Friday, October 19, 2007

I need an adamantium skeleton

The small group came over last night to watch X-Men III and eat pizza. The movie was pretty good although they had some situations that didn't logistically make any sense. For example, at the beginning of the final battle, Magneto sends in his "pawns". I'm going to assume that these are the less powerful mutants. So, these guys run toward the waiting line of troops and about 15 of them jump 100 ft. into the air to pounce on the soldiers. you're telling me that there are fifteen mutants that all have the power to jump really high. Once they land, they begin to fight the soldiers who end up mowing them down with the "cure". However, after the sweet jump, none of these "mutants" use any other sort of power or ability. Seems like lazy filmaking.

Just before that, Magneto uses his metal moving skills to transport his army to Alcatraz island via the Golden Gate Bridge. While this is visually very cool, one can't help but point out that buses, planes and boats are also made of metal. Why can't Magneto just get on a boat and ride across the bay with his army? Lots of small stuff like that makes this movie pretty mediocre. And what the crap is going on with Archangel? You can't just dramatically introduce a character and then completely exclude him from the plot...terrible.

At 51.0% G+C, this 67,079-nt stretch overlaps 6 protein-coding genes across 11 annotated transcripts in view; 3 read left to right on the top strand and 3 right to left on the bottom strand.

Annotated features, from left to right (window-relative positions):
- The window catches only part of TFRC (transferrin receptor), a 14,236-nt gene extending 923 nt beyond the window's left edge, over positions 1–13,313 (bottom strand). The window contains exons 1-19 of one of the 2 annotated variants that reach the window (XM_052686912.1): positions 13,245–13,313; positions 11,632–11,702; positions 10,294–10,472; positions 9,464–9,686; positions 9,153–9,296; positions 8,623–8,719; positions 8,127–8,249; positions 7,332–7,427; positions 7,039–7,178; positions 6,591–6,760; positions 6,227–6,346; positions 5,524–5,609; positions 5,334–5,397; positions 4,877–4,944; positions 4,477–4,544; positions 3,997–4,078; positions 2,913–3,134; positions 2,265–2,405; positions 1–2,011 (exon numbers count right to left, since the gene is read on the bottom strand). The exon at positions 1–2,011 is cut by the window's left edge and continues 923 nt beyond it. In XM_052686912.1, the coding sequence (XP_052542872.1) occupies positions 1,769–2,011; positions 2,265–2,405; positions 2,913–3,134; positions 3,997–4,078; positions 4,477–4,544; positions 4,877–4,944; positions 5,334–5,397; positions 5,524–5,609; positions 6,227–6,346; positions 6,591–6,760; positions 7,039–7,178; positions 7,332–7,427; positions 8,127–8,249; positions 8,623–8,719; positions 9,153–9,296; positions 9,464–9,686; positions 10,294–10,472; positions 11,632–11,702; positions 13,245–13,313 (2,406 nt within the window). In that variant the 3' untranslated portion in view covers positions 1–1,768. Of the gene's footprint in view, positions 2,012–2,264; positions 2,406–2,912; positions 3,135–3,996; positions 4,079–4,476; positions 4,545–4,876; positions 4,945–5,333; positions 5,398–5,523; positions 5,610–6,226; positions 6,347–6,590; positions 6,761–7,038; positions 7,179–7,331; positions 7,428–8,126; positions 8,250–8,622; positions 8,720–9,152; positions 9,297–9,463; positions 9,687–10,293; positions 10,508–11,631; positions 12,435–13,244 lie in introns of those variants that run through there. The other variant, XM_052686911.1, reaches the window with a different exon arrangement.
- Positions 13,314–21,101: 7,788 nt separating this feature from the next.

On a completely unrelated note...the Jesse Hartmann and I were discussing the justification of violence in the Bible this morning. We're reading through Shane Claiborne's Irrisistible Revolution together and the author seems to be of the mind that Christians should be completely anti-war, anti-violence and anti-military. While I would like to live in a world where this is possible I don't think I quite buy all that. I'd like to hear some thoughts. Does anyone still read my blog? If so, comment. Also, does anyone know what the Just War Theory is?

1 comment:

Davie said...

I understand the point Claiborne is trying to make, that Jesus seemed completely pacifistic and told us to turn the other cheek.

Like you, I'm sure that I agree with him. One of my biggest problems with that is how do you apply that to a government? Would Claiborne make the point that we shouldn't want our government to use force to defend it's citizens? Another point Jesus makes is to defend the poor, weak and helpless. Take the first Gulf War as an example: if you have a powerful nation attack a weak nation for no reason, should we not act to defend the weaker nation? Should we only "defend" them through non-violent means? I'm not saying I completely disagree with him, just something I wish he fleshed out a little more in his book. Clearly he's completely anti-war from the way he writes, but that would be one area where I would be really hesitant to make it a black or white, right or wrong subject.

Basically, the Just War theory argues that war can only be waged for very strict reasons, and only be a legitimate authority. Minimal force should be used and there should be restriction on the kind of force used.